China races to control new COVID-19 outbreak in wholesale food market

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China‘s capital city is racing to control a fresh coronavirus outbreak, with 75 cases linked to a single wholesale food market in Beijing where authorities have locked down neighbourhoods and launched a massive test and trace programme.

Japan Today reports that the outbreak in China – where the disease first emerged last year – had largely been brought under control until a fresh batch of cases was detected in the capital last week. Health officials reported 49 new coronavirus cases nationwide on Monday, including 36 more in Beijing where a cluster linked to the Xinfadi market has fuelled fears of a second wave of infections.

City official Li Junjie is quoted in the report as saying that cases had also been found at the Yuquandong wholesale market in the capital’s north-western Haidian district. As a result, that market had been closed and nearby schools would be shut, while people living in 10 housing estates around it would be forbidden from leaving their homes, he said. It was not immediately clear how many households were under the new lockdowns, but the orders will affect thousands of people.

Japan Today reports that the capital has begun mass testing workers from the Xinfadi food market, as well as those who live nearby and anyone who visited it in recent weeks. Authorities are also stepping up efforts to trace people who have visited the Xinfadi market, with companies and neighbourhood communities messaging staff and residents to ask about their recent movements.


Scores of flights to and from Beijing have been cancelled, schools shut and some neighbourhoods blocked off as officials ramped up efforts to contain the outbreak, reports Reuters Health. Health officials reported 31 new confirmed infections for 16 June, bringing the cumulative infections since Thursday to 137 cases, the worst resurgence of the disease in Beijing since early February.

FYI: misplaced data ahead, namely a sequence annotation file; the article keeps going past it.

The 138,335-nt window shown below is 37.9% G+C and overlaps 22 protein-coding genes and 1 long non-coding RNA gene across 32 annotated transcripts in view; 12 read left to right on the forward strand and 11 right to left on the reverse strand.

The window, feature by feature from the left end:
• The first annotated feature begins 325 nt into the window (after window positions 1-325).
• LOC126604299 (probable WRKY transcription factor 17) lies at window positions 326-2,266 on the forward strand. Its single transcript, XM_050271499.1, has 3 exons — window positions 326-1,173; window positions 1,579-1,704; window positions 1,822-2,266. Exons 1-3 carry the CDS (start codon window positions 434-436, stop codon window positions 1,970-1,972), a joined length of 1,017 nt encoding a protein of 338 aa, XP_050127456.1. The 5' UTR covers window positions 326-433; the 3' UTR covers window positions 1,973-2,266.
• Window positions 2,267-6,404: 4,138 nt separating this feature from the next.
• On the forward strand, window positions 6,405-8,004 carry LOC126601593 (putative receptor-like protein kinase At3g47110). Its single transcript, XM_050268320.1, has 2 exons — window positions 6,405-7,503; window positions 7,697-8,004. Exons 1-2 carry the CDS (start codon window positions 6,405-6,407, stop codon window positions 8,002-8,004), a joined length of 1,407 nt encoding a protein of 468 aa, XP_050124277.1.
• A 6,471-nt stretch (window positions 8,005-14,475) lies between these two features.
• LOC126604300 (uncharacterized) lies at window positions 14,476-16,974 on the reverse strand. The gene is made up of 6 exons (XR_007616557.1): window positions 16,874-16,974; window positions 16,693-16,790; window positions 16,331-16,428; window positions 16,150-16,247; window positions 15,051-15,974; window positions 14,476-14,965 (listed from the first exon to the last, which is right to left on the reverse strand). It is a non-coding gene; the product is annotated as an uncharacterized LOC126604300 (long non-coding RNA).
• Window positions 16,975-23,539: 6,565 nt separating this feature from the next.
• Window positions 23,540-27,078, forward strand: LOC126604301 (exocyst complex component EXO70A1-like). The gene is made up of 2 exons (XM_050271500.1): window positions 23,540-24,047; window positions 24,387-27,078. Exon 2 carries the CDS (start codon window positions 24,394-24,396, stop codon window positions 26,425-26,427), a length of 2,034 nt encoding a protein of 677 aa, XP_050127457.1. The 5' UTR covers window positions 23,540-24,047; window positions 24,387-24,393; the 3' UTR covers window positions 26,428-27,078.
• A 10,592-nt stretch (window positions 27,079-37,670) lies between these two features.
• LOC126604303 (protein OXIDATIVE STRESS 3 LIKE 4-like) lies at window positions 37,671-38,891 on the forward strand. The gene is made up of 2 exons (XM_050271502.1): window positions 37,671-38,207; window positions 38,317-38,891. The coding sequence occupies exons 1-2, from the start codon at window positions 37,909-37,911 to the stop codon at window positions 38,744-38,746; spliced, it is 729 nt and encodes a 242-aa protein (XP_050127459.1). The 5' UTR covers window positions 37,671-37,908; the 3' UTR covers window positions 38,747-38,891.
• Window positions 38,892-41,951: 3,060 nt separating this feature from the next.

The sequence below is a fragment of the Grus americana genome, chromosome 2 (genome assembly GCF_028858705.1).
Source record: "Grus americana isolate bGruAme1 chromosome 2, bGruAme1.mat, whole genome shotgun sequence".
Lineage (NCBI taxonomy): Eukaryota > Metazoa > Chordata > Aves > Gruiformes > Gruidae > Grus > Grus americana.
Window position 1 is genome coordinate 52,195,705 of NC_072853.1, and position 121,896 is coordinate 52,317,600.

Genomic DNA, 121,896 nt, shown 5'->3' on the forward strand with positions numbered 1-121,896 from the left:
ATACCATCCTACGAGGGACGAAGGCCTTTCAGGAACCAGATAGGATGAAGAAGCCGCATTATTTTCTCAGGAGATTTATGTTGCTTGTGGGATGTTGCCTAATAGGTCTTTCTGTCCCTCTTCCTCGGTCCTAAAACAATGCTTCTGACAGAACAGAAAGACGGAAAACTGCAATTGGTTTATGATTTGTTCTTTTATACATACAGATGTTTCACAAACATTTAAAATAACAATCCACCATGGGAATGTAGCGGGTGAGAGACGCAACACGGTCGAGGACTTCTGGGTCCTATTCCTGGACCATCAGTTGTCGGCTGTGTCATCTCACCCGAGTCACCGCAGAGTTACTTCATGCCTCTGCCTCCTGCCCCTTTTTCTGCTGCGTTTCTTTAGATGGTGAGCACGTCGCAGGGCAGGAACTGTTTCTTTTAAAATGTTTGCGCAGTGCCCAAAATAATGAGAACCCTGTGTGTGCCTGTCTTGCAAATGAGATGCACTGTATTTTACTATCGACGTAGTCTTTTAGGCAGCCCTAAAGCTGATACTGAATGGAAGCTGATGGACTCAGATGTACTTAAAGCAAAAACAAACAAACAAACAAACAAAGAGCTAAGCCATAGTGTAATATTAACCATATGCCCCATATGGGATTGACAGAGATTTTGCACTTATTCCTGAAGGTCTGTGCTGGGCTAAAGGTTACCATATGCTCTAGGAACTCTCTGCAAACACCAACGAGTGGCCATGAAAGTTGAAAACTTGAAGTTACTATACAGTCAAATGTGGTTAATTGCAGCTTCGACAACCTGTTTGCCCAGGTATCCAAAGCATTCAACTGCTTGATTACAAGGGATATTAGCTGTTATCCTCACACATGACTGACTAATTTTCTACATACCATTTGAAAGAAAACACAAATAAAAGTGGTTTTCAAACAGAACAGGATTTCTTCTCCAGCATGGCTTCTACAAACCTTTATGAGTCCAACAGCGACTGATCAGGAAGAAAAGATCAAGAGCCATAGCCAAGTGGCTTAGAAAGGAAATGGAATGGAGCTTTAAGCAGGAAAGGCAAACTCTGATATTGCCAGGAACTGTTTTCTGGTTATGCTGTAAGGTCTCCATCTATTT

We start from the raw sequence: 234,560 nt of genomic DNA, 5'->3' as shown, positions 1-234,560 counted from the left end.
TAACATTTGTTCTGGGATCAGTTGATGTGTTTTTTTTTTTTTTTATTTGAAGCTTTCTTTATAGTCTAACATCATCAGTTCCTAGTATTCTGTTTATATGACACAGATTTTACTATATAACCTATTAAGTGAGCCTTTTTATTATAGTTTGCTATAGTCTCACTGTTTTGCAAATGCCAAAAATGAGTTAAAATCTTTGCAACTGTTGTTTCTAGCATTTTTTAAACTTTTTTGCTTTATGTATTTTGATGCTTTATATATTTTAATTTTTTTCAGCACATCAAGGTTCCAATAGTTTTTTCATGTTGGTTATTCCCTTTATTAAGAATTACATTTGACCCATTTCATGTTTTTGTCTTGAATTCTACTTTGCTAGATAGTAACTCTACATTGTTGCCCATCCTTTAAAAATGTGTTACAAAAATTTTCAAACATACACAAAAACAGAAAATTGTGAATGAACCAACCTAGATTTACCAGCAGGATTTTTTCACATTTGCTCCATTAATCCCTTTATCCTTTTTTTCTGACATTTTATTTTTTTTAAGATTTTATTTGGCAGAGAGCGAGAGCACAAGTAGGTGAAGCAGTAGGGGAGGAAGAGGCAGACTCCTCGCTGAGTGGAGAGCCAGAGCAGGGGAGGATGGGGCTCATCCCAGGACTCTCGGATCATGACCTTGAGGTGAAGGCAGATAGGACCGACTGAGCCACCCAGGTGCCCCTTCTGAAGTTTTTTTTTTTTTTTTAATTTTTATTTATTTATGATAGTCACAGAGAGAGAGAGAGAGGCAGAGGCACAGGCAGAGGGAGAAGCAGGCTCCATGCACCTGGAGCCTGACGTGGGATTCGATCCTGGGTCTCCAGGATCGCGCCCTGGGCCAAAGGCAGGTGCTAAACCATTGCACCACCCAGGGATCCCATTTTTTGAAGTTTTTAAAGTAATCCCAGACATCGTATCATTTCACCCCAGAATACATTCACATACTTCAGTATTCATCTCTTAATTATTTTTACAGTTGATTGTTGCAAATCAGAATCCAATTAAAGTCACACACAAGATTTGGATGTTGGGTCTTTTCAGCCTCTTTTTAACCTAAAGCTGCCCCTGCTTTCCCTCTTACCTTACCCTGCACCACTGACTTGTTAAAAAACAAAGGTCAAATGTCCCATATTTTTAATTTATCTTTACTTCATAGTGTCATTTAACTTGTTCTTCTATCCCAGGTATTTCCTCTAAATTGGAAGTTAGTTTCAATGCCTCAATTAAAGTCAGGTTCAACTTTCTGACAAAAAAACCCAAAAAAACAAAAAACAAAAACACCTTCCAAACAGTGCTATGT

While the city’s roads and highways were still open and companies and factories were not ordered to stop work, authorities stepped up measures to control movement around and to and from the city on Wednesday. Aviation data tracker Variflight showed about 60% of scheduled flights to and from Beijing Capital International Airport have been or will likely be cancelled as of Wednesday afternoon.

According to Reuters Health, state media reported that rail officials were granting full refunds on all tickets to and from Beijing, an apparent bid to discourage people from travelling even though services have not been officially cancelled. All outbound taxi and car-hailing services and some long-distance bus routes were cancelled on Tuesday, when officials put the city back on a level two alert, the second-highest level in a four-tier COVID-19 emergency response system. That reversed a downgrade from level two to level three a mere 10 days earlier.

The report says some 27 neighbourhoods were designated as medium-risk areas, where people entering are subjected to temperature checks and registration. One area near the massive wholesale food centre detected as the source of the outbreak was marked as high-risk, quarantining residents. Kindergartens, primary schools and high schools across Beijing were shut, while some restaurants, bars and night clubs also closed.

Outside of Beijing, Reuters Health reports that Hebei, Liaoning, Sichuan and Zhejiang provinces have reported new cases linked to Xinfadi. Concerned about contagion, some provinces imposed quarantine requirements on visitors from Beijing, including Heilongjiang, which only recently brought a local outbreak under control.

Authorities in Macau, the world’s biggest casino hub, also demanded arrivals from Beijing undergo a 14-day quarantine.


Full Japan Today report



Full Reuters Health report

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